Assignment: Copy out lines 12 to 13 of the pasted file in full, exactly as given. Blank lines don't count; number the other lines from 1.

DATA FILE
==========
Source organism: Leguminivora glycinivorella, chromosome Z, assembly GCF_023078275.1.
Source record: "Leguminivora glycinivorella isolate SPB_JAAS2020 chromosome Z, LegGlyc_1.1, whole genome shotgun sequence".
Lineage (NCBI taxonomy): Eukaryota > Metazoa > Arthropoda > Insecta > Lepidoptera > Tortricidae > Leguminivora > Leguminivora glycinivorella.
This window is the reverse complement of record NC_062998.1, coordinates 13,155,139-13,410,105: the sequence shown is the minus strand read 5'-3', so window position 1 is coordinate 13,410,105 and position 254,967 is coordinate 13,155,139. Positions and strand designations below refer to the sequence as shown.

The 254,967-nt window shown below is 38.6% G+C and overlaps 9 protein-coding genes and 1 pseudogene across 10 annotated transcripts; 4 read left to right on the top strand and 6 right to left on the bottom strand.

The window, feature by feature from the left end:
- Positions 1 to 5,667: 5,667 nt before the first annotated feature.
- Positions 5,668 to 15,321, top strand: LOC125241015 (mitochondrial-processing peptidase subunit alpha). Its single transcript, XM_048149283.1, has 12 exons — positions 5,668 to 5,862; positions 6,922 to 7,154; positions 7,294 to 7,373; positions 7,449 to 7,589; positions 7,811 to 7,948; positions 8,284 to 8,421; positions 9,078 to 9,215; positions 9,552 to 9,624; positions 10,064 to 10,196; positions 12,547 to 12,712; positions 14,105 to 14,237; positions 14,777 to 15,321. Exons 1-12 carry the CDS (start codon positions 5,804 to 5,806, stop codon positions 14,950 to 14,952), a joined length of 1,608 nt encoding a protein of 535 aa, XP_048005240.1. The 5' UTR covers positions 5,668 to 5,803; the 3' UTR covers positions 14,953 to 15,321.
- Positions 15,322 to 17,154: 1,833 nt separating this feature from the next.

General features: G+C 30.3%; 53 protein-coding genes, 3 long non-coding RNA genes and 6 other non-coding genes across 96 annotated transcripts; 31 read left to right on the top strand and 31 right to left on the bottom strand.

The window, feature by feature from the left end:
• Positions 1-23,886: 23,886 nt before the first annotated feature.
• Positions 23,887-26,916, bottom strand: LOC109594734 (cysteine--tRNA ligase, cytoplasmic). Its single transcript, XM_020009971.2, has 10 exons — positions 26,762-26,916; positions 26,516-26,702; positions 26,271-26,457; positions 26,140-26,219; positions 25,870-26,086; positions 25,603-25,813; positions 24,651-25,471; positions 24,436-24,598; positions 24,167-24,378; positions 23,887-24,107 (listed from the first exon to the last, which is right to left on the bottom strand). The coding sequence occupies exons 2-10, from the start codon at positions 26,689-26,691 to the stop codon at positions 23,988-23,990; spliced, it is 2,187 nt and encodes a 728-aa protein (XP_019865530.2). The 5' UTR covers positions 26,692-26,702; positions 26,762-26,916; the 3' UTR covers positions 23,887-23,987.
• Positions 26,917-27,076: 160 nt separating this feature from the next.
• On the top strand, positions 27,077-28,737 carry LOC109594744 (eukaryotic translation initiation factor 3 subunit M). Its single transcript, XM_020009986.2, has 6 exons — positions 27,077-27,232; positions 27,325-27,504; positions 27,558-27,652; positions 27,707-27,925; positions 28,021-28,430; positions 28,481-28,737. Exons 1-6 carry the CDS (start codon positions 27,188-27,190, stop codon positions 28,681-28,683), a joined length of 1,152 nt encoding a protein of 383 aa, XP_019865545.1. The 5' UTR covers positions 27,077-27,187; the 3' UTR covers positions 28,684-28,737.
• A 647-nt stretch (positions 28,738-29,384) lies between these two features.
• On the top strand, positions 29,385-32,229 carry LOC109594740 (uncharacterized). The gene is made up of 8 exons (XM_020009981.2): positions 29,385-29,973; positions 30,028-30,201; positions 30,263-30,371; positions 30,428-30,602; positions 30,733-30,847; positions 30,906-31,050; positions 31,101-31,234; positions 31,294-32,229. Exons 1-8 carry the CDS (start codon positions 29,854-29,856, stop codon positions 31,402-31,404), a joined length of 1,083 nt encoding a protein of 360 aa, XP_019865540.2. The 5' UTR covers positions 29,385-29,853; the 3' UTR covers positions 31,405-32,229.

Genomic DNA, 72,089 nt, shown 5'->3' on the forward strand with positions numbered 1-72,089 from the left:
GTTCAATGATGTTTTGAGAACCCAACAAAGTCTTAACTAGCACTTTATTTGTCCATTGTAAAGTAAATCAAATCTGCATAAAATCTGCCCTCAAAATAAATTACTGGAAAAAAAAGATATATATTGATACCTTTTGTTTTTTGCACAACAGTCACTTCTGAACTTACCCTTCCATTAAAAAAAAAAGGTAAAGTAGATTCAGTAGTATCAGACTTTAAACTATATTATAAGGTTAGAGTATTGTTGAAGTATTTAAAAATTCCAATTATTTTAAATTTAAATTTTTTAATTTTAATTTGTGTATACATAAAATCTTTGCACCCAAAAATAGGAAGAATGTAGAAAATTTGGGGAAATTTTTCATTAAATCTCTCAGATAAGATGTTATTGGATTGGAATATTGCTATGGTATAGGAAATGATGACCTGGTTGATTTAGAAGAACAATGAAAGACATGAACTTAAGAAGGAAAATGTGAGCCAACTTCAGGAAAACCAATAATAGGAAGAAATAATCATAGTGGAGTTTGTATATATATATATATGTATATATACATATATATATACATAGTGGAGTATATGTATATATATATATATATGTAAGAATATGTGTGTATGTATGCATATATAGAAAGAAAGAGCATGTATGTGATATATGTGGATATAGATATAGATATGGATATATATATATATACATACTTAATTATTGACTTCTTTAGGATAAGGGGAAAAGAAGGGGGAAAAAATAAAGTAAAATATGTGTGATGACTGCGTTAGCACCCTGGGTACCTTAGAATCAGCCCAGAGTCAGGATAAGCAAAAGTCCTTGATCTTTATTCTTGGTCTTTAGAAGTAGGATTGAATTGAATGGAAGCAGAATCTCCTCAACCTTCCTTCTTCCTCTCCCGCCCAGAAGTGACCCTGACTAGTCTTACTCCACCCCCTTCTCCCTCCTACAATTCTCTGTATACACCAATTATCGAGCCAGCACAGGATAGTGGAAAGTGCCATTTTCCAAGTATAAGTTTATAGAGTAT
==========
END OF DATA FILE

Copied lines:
• Positions 1-23,886: 23,886 nt before the first annotated feature.
• Positions 23,887-26,916, bottom strand: LOC109594734 (cysteine--tRNA ligase, cytoplasmic). Its single transcript, XM_020009971.2, has 10 exons — positions 26,762-26,916; positions 26,516-26,702; positions 26,271-26,457; positions 26,140-26,219; positions 25,870-26,086; positions 25,603-25,813; positions 24,651-25,471; positions 24,436-24,598; positions 24,167-24,378; positions 23,887-24,107 (listed from the first exon to the last, which is right to left on the bottom strand). The coding sequence occupies exons 2-10, from the start codon at positions 26,689-26,691 to the stop codon at positions 23,988-23,990; spliced, it is 2,187 nt and encodes a 728-aa protein (XP_019865530.2). The 5' UTR covers positions 26,692-26,702; positions 26,762-26,916; the 3' UTR covers positions 23,887-23,987.